• Inflammation of the peritoneal cavity in reaction to infection or chemical irritation by organic fluids (e.g., intestinal contents, bile, blood, or urine)
  • Infectious peritonitis can be classified as follows:
    • Primary or spontaneous bacterial peritonitis (SBP), which occurs without an obvious source or a break in continuity of the intestinal lumen
    • Secondary peritonitis occurs with visceral disruption from bowel perforation, abscess formation, ischemic necrosis, or penetrating abdominal injury; typically polymicrobial
    • Tertiary peritonitis is recurrent infection of the peritoneal cavity after presumed adequate treatment for primary or secondary peritonitis.


Rates of peritonitis vary based on the underlying abdominal processes but classically occurs in association with cirrhosis, nephrotic syndrome, and malignancy.


  • In children on peritoneal dialysis, SBP incidence increases with duration, but majority suffer episode in first 6 months.
  • Age may have inverse relationship on incidence rates: 0.79 peritoneal infections per year (in patients <1 year of age) versus 0.57 infections in children >12 years.


In children with chronic liver disease–related ascites, prevalence of SBP ranges from 19% to 56%.

Risk Factors

  • End-stage liver disease
  • Serum albumin <1.5 g/dL
  • Low serum levels of complement factors C3 and C4
  • Nephrotic syndrome (inability to clear organisms, most common is Streptococcus pneumoniae)
  • Splenectomy (encapsulated organisms: group A streptococci, Escherichia coli, S. pneumoniae, Bacteroides sp.)
  • Peritoneal dialysis
  • Presence of gastrointestinal hemorrhage
  • Prematurity
  • Proton pump inhibitor use

General Prevention

  • Children with chronic liver disease should receive all recommended childhood vaccinations.
  • Children with functional asplenia due to portal hypertension should receive the meningococcal and pneumococcal conjugate vaccines as early as possible.
  • Oral antibiotic prophylaxis reduces occurrence of SBP and improves short-term survival in adults with cirrhosis.


  • When bacteria or chemicals reach the peritoneal cavity, a local peritoneal and systemic host defense response is initiated:
    • Mechanical clearance of bacteria via lymphatics: Entrance of bacteria and bacterial products into the bloodstream contributes to the systemic response.
    • Phagocytosis and destruction of bacteria
    • Sequestration and walling off of bacteria with delayed clearance by phagocytic cells
    • Initial response is characterized by hyperemia, exudate of fluid into peritoneal cavity, and influx of macrophages followed by neutrophils.
    • Mesothelial cells secrete cytokines after stimulation (interleukins [IL-6, IL-8], tumor necrosis factor-α [TNF-α]). IL-6 stimulates T- and B-cell differentiation, and IL-8 is a selective chemoattractant for neutrophils.
    • Cytokines promote local resolution and compartmentalization through fibrin deposition.
  • In SBP, pathogenic bacteria are cultured from peritoneal fluid without any apparent intra-abdominal surgical treatable source of infection; recognized as a complication in patients with ascites as a result of cirrhosis of any etiology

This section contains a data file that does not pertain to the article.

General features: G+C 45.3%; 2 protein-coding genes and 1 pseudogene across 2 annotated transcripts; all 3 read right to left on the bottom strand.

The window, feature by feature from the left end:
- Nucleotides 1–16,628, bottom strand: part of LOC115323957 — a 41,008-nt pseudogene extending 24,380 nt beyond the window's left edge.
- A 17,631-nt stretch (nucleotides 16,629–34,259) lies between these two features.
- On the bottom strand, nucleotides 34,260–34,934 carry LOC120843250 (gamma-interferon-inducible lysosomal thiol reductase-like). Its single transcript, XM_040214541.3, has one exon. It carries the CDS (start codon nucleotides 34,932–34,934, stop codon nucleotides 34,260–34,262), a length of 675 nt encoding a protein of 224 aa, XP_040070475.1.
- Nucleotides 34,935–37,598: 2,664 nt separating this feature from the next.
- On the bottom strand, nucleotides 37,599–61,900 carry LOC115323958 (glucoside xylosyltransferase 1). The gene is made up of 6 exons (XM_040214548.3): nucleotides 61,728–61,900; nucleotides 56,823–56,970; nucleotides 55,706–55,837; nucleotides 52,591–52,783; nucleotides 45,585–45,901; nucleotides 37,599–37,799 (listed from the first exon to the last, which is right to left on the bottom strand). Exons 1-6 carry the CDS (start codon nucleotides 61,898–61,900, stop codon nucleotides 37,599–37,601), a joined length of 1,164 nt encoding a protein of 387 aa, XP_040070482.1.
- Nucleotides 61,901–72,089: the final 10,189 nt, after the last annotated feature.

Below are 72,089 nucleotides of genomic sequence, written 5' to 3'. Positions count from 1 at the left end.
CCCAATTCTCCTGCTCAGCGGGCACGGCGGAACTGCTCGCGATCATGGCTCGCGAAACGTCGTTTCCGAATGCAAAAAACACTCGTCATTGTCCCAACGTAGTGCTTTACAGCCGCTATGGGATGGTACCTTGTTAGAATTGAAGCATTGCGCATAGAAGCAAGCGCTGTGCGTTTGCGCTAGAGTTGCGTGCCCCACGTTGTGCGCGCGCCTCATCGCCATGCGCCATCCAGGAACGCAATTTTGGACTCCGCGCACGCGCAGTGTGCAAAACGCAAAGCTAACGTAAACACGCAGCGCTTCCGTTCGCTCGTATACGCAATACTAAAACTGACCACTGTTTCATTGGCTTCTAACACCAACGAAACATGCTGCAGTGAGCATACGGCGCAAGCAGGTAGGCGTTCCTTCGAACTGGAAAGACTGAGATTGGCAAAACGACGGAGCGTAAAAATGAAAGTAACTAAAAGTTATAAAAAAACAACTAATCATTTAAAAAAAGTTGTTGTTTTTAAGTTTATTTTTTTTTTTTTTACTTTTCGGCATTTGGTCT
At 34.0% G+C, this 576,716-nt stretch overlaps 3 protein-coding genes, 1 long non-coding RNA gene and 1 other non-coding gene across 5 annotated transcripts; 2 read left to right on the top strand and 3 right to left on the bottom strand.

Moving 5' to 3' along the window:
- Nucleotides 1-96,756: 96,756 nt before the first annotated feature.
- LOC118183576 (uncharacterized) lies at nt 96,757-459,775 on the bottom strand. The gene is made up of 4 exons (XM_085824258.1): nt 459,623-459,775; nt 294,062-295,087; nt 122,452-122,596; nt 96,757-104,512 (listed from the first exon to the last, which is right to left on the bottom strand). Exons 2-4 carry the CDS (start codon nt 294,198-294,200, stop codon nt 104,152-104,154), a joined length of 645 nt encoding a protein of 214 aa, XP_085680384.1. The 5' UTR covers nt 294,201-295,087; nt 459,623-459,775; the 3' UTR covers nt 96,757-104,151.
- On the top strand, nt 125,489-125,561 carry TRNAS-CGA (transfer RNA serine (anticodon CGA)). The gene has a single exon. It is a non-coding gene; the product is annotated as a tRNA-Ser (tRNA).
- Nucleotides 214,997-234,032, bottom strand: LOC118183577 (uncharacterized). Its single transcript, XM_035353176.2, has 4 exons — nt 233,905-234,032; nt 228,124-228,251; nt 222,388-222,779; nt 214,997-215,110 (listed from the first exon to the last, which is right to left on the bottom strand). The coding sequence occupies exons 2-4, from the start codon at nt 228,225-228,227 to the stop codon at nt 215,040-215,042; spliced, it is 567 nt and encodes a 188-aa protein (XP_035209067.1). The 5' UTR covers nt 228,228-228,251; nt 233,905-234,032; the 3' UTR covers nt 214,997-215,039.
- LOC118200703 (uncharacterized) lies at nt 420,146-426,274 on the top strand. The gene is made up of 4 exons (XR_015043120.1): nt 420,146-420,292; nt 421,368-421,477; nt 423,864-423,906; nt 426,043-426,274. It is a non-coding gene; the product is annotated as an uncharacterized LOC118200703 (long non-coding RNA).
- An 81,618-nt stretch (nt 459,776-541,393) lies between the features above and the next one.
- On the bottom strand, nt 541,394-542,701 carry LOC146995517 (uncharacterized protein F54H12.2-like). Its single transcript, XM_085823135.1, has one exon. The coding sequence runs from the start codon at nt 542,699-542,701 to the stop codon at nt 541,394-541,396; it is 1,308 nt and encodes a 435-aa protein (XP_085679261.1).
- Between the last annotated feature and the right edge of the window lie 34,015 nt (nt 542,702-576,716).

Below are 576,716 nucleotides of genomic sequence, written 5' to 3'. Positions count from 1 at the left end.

• Generalized bacteremia and translocation of organisms from the gut (E. coli, Klebsiella sp.) into the portal veins or lymphatics or, less likely, directly into the ascitic fluid may account for the source of the infection.
    • Clearance of bacteria from the bloodstream may be impaired in patients with cirrhosis and ascites.
      • Poor clearance is due to diminished phagocytic activity of the hepatic reticuloendothelial system secondary to cellular functional defects or shunting of blood away from the liver.
    • Complement, necessary for the opsonization of bacteria and ultimately clearance by phagocytes, is decreased in the ascitic fluid.
  • Infectious organisms include aerobic gram-negative organisms (E. coli and Klebsiella species) and aerobic gram-positive organisms (Streptococcus and Enterococcus species).
  • In secondary peritonitis, the underlying bacterial infection tends to be a complex polymicrobial infection. Most common isolates are a combination of E. coli and Bacteroides fragilis.
  • In tertiary peritonitis, the recurrence of infection is due to inadequate control of the infectious source or altered host immunity.


  • Primary peritonitis: liver cirrhosis or other conditions associated with ascites, such as the following:
    • Budd-Chiari syndrome
    • Congestive heart failure
    • Nephrotic syndrome
    • Systemic lupus erythematosus and other vasculitides
    • Rheumatoid arthritis
  • The etiology of secondary peritonitis varies with age.
    • Neonates and infants
      • Meconium peritonitis (begins prenatally)
      • Necrotizing enterocolitis
      • Idiopathic gastrointestinal perforation
      • Perforation due to Hirschsprung disease
      • Spontaneous biliary perforation
      • Omphalitis (common in developing countries due to poor umbilical cord care)
      • Perforation of a urachal cyst
    • Children and adolescents
      • Secondary to appendicitis
      • Perforation of Meckel diverticulum
      • Gastric ulcer perforation
      • Pancreatitis
      • Cholecystitis
      • Traumatic or spontaneous perforation of the intestine
      • Intussusception and other bowel obstruction leading to necrosis
      • Neutropenic enterocolitis (typhlitis)
      • Crohn disease with fistula and abscess formation
      • Toxic megacolon
      • Tuberculosis
      • Salpingitis and pelvic inflammatory disease
      • Toxins

Commonly Associated Conditions

  • Cirrhosis
  • Peritoneal dialysis
  • Perforated viscus (particularly if trauma/surgery)

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